It was a nice summer afternoon in Monterey when a Navy Captain strolled into my office to return to me a bit of paper I'd printed off the printer on my desk and mailed to him six months earlier. In the months since I'd seen it, it had traveled 3.9 million miles lapping the Earth 165 times aboard space shuttle Columbia.
The Captain was Scott Altman, who I'd first met in Houston a few years and space missions before. On STS-109, the last Hubble Telescope servicing mission, he agreed to take a little promotional sign I'd made into space with him to promote the school I worked for and he graduated from. Altman was the last person to successfully land the Columbia and brought the sign back along with a photo of it in space to hang in my office.
He became something of a Hubble expert commanding that flight and was tapped to command the final servicing mission to the space telescope as well and launched into space aboard Atlantis today. Ironically, the loss of his last ship, Columbia, caused him a wait of seven years to return to space today.
After Columbia was destroyed by a damaged thermal protection system, NASA decided that all shuttle missions had to be able to use the ISS as a safe haven to keep the crew if an orbiter were damaged on launch again. But shuttles don't have enough rocket power to move from the Hubble's orbit to that of the ISS. So the last Hubble servicing mission was canceled as too dangerous.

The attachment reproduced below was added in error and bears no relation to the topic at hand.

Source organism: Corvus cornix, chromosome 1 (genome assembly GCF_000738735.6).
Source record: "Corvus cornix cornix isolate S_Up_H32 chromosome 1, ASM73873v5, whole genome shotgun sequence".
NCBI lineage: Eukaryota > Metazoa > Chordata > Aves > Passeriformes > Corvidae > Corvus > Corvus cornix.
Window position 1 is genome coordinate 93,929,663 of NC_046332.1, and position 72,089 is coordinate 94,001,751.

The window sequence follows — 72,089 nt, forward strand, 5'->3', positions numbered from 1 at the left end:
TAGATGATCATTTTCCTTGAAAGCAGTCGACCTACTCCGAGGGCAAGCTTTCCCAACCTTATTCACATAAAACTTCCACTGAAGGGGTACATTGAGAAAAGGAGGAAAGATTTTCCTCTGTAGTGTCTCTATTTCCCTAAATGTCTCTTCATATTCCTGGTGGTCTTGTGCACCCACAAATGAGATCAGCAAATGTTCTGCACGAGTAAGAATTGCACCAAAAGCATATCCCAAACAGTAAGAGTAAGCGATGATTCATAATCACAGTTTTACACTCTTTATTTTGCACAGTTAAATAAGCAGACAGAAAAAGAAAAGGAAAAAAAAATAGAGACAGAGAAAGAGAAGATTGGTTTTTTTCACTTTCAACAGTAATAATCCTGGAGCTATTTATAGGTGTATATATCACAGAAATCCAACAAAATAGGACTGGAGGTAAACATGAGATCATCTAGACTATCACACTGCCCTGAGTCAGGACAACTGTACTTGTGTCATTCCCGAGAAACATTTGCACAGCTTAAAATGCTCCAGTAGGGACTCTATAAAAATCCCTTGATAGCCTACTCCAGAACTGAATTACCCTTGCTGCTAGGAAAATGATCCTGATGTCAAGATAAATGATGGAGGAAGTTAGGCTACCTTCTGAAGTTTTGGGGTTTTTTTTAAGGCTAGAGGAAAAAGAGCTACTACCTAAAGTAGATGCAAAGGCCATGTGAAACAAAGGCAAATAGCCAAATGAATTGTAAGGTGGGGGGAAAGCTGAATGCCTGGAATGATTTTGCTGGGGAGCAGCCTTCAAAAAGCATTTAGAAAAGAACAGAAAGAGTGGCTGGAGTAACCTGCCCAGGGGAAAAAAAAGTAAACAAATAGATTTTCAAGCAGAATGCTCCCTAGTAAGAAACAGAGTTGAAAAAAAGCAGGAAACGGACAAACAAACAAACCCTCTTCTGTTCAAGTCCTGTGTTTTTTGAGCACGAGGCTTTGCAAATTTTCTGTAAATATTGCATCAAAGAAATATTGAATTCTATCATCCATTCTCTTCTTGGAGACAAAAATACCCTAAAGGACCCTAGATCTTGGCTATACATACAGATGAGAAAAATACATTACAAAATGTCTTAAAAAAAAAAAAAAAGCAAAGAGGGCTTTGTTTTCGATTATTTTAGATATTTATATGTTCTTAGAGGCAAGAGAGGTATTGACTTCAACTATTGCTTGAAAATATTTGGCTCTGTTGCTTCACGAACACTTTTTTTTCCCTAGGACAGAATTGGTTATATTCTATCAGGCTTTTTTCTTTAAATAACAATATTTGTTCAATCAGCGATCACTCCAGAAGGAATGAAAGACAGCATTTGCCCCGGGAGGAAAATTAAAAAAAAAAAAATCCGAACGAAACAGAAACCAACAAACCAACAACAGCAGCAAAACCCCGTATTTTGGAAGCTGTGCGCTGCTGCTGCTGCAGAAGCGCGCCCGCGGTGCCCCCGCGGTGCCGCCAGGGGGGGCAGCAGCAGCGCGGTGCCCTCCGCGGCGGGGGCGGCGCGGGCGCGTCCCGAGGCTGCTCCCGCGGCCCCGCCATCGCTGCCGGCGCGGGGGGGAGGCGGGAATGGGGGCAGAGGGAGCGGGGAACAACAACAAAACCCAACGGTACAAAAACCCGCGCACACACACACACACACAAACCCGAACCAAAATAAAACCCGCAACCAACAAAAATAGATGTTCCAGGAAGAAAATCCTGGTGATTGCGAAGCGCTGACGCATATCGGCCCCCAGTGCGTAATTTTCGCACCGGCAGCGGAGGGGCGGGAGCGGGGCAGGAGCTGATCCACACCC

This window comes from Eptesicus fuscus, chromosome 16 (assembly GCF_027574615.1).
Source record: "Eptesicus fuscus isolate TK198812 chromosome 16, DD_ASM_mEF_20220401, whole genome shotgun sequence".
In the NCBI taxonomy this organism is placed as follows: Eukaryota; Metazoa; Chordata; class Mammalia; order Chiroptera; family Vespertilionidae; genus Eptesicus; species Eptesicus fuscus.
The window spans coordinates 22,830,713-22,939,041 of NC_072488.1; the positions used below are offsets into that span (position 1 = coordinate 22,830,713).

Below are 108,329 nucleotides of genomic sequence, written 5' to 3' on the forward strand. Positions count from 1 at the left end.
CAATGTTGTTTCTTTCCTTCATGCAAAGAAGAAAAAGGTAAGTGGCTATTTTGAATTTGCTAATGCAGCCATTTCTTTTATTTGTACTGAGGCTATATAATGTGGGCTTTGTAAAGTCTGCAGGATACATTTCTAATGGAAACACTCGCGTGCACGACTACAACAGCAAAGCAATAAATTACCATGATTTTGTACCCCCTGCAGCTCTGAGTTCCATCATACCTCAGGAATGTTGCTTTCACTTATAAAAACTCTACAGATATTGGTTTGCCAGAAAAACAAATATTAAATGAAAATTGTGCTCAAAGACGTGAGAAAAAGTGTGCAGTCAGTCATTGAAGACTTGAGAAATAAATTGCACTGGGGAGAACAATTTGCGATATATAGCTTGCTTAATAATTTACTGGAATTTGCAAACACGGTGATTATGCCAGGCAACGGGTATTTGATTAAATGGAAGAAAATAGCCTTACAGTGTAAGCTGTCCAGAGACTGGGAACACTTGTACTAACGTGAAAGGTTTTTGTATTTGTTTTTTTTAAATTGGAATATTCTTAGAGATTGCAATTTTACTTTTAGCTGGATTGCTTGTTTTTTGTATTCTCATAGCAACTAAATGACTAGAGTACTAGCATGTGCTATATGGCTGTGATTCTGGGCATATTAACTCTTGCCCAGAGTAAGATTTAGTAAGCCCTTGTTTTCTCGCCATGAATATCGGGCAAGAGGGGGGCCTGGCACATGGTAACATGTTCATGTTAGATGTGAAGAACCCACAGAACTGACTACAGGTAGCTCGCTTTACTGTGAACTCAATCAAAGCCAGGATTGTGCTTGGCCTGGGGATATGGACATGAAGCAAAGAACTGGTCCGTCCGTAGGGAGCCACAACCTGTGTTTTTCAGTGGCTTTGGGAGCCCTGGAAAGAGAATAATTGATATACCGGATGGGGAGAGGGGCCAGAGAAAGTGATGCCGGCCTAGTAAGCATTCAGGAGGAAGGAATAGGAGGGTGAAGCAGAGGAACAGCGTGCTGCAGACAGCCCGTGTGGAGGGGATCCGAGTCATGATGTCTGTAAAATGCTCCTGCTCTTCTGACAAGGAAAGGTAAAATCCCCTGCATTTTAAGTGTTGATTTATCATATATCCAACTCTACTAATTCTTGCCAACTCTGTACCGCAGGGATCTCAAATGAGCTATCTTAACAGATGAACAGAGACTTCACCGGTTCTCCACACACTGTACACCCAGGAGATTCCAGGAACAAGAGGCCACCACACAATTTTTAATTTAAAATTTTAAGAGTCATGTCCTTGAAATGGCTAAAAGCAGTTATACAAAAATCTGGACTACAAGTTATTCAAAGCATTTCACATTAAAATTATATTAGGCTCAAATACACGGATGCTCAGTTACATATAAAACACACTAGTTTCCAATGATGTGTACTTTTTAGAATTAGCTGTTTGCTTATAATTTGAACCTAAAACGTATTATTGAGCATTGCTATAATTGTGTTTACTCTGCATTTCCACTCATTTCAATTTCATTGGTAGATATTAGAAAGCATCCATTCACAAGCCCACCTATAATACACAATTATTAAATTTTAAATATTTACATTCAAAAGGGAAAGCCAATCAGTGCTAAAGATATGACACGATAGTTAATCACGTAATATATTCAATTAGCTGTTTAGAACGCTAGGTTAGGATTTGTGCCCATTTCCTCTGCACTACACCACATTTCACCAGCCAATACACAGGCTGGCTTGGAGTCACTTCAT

But the telescope is popular and very important to science. The mission, long delayed, was restored to the flight list as being worth the risk to the crew.
This year, the mission became even riskier when two satellites collided strewing low Earth orbit with debris. NASA calculates there is about a 1:250 chance this mission could meet with a lethal impact from this debris. To mitigate the risk, for the first time in NASA history a second shuttle is on the pad ready to be a rescue vehicle if needed.
Scary stuff. And the mission itself is one of the most difficult and complex attempted in Shuttle history. Long odds for success, high risk of disaster, and a national treasure along with seven lives (maybe nine if the rescue vehicle failed) are all at stake. High adventure. My best intentions are with Scott and his crew this week.
My guess is this will be his last space flight by choice. It must be odd knowing you are doing the last really amazing thing you will ever do in your life. Makes me wonder if I already did myself? It's not so easy to tell when you aren't an astronaut.
And in another high adventure going on in the Himalaya, I thought I'd give you a quick update of my old friends at Alpine Ascents as they progress on Mt. Everest this year. The Sherpa have got supplies all the way up to 26K ft. at Camp IV and the Sahibs have all climbed as high as 23k ft. at Camp III for an overnight acclimatization trip. That came after many progressively higher trips out of Base Camp over the past month.
The team have gone low into the Khumbu Valley, home of the Sherpa, for a few days to breath thick air, heal their injuries and seared lungs, and maybe store a little food in their bodies - all things your body won't do above Base Camp. They say the weather is appalling up high right now, so they'll wait a few more days before begining their summit attempt.
All this reporting on other people's adventures makes me want to go on one of my own again. The last was to London three months ago. I feel the need.
Current Location: Seattle
Current Mood: Anticipation